(RNS) — No matter how, when or by whom Ruth Bader Ginsburg is replaced on the Supreme Court, her death immediately thrusts the religiously fraught issue of abortion into the center of the presidential campaign—a place where, it seems, neither candidate wants it. Yet, on no issue is the divide between the two starker.
Donald Trump is, of course, a pre-presidential convert to the pro-life cause. In March 2016, he made the rookie mistake of allowing as how, if abortion were banned, there would have to be “some form of punishment” for the woman. That sent the leadership of the pro-life community into an uproar, since for them it’s a fixed principle of rhetoric that while abortion is murder, there is to be no punishment for the person responsible for getting one.
Trump quickly recanted and went beyond the usual Republican prevarications to say that he would appoint Supreme Court judges who would overturn Roe v. Wade, the landmark 1973 decision that found abortion to be a constitutional right. And he appears to have done just that.
In this past term’s single abortion case, both of his Supreme Court appointees, Justices Neil Gorsuch and Brett Kavanaugh, voted to uphold a Louisiana law that would have required doctors performing abortions to have admitting privileges at nearby hospitals, thus leaving the state with just one abortion clinic. Ginsburg, of course, was on the other side. Can anyone (with the possible exception of Senator Susan Collins of Maine) doubt that, with a new Trump appointee, the 5-4 decision would have gone the other way?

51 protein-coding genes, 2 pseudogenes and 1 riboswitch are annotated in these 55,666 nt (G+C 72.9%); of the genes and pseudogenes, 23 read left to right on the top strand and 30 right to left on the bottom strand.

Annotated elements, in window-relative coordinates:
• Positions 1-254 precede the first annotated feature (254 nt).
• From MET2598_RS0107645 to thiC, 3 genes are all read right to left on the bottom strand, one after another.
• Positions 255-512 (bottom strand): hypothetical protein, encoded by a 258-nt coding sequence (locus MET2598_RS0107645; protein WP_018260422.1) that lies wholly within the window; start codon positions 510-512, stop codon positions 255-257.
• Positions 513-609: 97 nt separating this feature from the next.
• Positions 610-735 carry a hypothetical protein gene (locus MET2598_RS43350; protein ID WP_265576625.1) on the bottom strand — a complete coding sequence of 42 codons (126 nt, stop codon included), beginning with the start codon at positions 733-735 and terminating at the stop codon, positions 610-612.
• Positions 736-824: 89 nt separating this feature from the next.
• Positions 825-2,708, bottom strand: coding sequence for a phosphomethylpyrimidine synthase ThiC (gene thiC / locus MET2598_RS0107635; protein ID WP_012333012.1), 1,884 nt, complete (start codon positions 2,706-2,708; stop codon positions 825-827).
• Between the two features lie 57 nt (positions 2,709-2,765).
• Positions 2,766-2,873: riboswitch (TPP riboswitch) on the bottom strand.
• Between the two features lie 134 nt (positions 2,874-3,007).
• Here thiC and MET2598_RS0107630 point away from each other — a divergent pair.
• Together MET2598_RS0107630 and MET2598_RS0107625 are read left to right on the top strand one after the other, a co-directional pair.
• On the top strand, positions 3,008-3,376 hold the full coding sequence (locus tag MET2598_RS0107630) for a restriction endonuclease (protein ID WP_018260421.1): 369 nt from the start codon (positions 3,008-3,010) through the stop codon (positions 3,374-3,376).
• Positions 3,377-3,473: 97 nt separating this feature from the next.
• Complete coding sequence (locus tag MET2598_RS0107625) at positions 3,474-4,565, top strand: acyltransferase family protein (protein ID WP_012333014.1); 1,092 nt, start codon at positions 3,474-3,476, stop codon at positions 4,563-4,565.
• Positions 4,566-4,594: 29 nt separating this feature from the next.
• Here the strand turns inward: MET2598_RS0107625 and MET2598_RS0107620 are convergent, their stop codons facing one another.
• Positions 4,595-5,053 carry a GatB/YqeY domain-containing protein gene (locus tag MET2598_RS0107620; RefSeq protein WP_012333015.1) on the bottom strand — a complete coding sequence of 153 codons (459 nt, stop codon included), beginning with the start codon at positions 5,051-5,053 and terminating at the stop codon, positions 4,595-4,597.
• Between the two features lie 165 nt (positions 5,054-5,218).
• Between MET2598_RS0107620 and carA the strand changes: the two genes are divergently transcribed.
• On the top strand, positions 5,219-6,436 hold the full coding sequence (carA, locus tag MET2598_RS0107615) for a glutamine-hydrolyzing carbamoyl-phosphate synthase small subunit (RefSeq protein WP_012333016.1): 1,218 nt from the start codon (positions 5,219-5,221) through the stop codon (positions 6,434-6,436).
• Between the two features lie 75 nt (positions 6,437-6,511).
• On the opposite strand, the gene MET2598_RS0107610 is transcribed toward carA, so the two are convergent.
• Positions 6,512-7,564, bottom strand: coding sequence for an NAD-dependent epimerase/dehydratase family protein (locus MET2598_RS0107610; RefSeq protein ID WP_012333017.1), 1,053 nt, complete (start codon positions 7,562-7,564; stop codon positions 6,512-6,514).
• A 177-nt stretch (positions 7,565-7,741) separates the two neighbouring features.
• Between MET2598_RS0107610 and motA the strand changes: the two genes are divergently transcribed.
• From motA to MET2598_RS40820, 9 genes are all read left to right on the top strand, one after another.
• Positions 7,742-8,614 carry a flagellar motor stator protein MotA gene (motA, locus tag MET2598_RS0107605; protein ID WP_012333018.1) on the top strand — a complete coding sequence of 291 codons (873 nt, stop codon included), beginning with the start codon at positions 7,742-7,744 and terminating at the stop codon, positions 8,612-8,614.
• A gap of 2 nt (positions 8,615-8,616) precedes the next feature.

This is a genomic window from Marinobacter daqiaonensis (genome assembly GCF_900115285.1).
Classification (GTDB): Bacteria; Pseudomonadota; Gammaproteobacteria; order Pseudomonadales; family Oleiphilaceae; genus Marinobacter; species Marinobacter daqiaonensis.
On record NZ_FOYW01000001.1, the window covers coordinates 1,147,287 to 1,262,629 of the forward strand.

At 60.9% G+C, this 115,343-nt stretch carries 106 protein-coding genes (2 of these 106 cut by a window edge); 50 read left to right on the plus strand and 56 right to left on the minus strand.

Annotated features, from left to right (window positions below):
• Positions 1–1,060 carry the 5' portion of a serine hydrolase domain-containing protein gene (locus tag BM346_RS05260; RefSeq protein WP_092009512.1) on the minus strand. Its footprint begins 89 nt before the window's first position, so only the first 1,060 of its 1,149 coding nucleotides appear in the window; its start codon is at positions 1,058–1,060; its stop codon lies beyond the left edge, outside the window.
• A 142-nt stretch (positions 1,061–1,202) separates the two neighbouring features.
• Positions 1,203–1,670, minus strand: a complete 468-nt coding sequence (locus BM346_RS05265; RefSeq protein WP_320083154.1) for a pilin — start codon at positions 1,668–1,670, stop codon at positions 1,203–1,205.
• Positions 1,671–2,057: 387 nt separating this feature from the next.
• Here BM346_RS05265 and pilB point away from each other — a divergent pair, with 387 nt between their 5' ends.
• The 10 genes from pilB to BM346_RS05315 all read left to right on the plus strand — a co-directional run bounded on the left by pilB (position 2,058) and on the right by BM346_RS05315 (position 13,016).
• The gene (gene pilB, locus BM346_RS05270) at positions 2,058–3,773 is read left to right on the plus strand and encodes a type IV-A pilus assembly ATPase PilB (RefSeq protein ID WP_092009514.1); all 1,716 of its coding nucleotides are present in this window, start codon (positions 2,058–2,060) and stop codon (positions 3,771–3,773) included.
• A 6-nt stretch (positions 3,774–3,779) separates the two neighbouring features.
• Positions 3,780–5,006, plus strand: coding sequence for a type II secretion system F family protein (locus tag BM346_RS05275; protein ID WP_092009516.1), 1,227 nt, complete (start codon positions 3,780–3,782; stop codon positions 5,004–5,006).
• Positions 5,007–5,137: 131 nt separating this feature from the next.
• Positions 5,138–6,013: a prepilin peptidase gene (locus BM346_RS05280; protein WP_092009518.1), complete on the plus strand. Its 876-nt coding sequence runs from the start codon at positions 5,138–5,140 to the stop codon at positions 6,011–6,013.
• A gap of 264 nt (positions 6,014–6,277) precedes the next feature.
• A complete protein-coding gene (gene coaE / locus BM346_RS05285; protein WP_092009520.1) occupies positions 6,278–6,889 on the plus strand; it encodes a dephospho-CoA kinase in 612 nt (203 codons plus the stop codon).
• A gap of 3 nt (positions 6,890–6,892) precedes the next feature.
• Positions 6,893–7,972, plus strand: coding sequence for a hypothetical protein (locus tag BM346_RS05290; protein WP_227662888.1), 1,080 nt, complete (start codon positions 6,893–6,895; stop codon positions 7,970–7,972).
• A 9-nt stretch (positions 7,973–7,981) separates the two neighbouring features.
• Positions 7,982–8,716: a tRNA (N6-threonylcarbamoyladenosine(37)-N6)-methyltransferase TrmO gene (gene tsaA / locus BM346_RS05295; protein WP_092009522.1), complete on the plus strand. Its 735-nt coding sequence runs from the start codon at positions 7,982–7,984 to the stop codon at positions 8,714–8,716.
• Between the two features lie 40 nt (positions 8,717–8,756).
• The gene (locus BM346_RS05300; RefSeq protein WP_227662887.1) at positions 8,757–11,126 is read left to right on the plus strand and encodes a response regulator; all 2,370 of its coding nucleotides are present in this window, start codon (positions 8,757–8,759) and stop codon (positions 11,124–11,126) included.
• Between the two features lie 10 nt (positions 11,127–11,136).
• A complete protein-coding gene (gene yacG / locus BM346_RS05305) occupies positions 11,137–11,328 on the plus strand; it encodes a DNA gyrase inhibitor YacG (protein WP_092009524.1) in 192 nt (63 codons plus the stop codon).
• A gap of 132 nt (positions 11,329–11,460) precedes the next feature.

But in contrast to 2016, Trump has not emphasized his interest in doing away with abortion rights, and for good reason. Since 2016, American public opinion has been trending pro-choice.
According to a Pew survey taken last year, 61% of Americans say abortion should be legal in all or most cases, as opposed to 38% who say it should be illegal in all or most cases. And they oppose the Supreme Court completely overturning Roe v. Wade by 70% to 28%.
While abortion generally serves as a greater determinant of voting behavior on the pro-life side, there is good reason to think that an increased threat to a woman’s right to choose will serve as a powerful motivation for the pro-choice majority. With Ginsburg’s death, such a threat is now in the offing.
For his part, Joe Biden has evolved from a Roe v. Wade opponent earlier in his career to a presidential candidate who, as of last year, opposes the Hyde Amendment — a 1976 measure that forbids federal funding of abortion under Medicaid. A Catholic who attends Mass weekly, Biden has thus far avoided laying out a full explanation for his evolution, or giving the kind of rationale for supporting Medicaid funding for abortion that, for example, the late New York Governor Mario Cuomo gave in his famous Notre Dame speech in 1984.
His evolved position has exposed him to angry denunciations from the Catholic right, up to and including some bishops. To be sure, he has received some aid and comfort from the other side as well. “I think that a person in good conscience could vote for Mr. Biden,” said Cardinal Joseph Tobin of Newark in a webinar last week. “I, frankly, in my own way of thinking have a more difficult time with the other option.”
Nevertheless, Biden’s position has put him at odds with his church, and in an election where conservative Catholic votes count in critical swing states like his native Pennsylvania, he’s had little incentive to push his pro-choice bona fides with the public at large.
Abortion is hardly the only issue on which the establishment of a solid conservative majority on the court would make a difference when it comes to religion. Another Trump appointee would likely result in decisions enabling churches to override state COVID-19 restrictions and hold in-person services. And “religious liberty” exemptions from anti-discrimination rules to healthcare mandates would before long become the norm.
But until November 3, it’s abortion that will be on the front burner. And both candidates are going to have to deal with it, for politically better or worse.